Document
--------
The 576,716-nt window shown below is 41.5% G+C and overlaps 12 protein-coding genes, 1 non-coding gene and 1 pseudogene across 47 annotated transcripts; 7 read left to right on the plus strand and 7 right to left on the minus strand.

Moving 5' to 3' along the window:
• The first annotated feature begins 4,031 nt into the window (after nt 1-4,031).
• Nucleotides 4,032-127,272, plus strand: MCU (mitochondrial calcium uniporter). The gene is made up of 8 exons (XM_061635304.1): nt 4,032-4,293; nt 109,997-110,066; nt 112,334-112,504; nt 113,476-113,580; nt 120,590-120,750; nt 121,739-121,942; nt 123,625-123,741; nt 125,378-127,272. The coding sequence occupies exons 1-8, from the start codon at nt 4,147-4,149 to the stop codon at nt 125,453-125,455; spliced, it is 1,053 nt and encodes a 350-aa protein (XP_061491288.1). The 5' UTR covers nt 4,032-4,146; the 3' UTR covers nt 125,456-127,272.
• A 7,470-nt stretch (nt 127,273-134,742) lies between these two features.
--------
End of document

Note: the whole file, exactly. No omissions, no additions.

The 576,716-nt window shown below is 41.5% G+C and overlaps 12 protein-coding genes, 1 non-coding gene and 1 pseudogene across 47 annotated transcripts; 7 read left to right on the plus strand and 7 right to left on the minus strand.

Moving 5' to 3' along the window:
• The first annotated feature begins 4,031 nt into the window (after nt 1-4,031).
• Nucleotides 4,032-127,272, plus strand: MCU (mitochondrial calcium uniporter). The gene is made up of 8 exons (XM_061635304.1): nt 4,032-4,293; nt 109,997-110,066; nt 112,334-112,504; nt 113,476-113,580; nt 120,590-120,750; nt 121,739-121,942; nt 123,625-123,741; nt 125,378-127,272. The coding sequence occupies exons 1-8, from the start codon at nt 4,147-4,149 to the stop codon at nt 125,453-125,455; spliced, it is 1,053 nt and encodes a 350-aa protein (XP_061491288.1). The 5' UTR covers nt 4,032-4,146; the 3' UTR covers nt 125,456-127,272.
• A 7,470-nt stretch (nt 127,273-134,742) lies between these two features.